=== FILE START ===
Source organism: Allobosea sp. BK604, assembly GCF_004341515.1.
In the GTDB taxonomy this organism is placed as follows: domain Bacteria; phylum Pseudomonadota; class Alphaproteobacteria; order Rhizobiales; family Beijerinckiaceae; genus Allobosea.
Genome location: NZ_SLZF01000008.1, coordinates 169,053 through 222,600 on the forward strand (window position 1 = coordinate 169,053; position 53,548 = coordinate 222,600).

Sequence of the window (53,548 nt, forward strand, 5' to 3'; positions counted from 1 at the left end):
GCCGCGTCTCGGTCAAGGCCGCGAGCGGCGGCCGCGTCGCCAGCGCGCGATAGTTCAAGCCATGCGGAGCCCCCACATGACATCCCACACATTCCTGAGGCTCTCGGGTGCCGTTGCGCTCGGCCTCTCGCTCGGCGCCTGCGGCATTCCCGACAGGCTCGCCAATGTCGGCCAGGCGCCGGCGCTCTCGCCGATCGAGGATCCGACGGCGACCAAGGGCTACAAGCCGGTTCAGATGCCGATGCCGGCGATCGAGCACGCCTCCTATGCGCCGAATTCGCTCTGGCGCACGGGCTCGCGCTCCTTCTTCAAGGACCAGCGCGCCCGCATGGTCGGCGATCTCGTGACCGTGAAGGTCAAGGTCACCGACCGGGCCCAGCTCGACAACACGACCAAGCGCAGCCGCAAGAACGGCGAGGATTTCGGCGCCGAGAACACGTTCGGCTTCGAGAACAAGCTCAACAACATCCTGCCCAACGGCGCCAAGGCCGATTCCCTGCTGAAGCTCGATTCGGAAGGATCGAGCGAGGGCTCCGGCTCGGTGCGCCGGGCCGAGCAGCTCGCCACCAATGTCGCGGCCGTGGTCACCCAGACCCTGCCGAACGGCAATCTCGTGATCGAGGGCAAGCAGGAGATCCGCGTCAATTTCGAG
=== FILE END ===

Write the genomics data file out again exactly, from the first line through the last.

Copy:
Source organism: Allobosea sp. BK604, assembly GCF_004341515.1.
In the GTDB taxonomy this organism is placed as follows: domain Bacteria; phylum Pseudomonadota; class Alphaproteobacteria; order Rhizobiales; family Beijerinckiaceae; genus Allobosea.
Genome location: NZ_SLZF01000008.1, coordinates 169,053 through 222,600 on the forward strand (window position 1 = coordinate 169,053; position 53,548 = coordinate 222,600).

Sequence of the window (53,548 nt, forward strand, 5' to 3'; positions counted from 1 at the left end):
GCCGCGTCTCGGTCAAGGCCGCGAGCGGCGGCCGCGTCGCCAGCGCGCGATAGTTCAAGCCATGCGGAGCCCCCACATGACATCCCACACATTCCTGAGGCTCTCGGGTGCCGTTGCGCTCGGCCTCTCGCTCGGCGCCTGCGGCATTCCCGACAGGCTCGCCAATGTCGGCCAGGCGCCGGCGCTCTCGCCGATCGAGGATCCGACGGCGACCAAGGGCTACAAGCCGGTTCAGATGCCGATGCCGGCGATCGAGCACGCCTCCTATGCGCCGAATTCGCTCTGGCGCACGGGCTCGCGCTCCTTCTTCAAGGACCAGCGCGCCCGCATGGTCGGCGATCTCGTGACCGTGAAGGTCAAGGTCACCGACCGGGCCCAGCTCGACAACACGACCAAGCGCAGCCGCAAGAACGGCGAGGATTTCGGCGCCGAGAACACGTTCGGCTTCGAGAACAAGCTCAACAACATCCTGCCCAACGGCGCCAAGGCCGATTCCCTGCTGAAGCTCGATTCGGAAGGATCGAGCGAGGGCTCCGGCTCGGTGCGCCGGGCCGAGCAGCTCGCCACCAATGTCGCGGCCGTGGTCACCCAGACCCTGCCGAACGGCAATCTCGTGATCGAGGGCAAGCAGGAGATCCGCGTCAATTTCGAG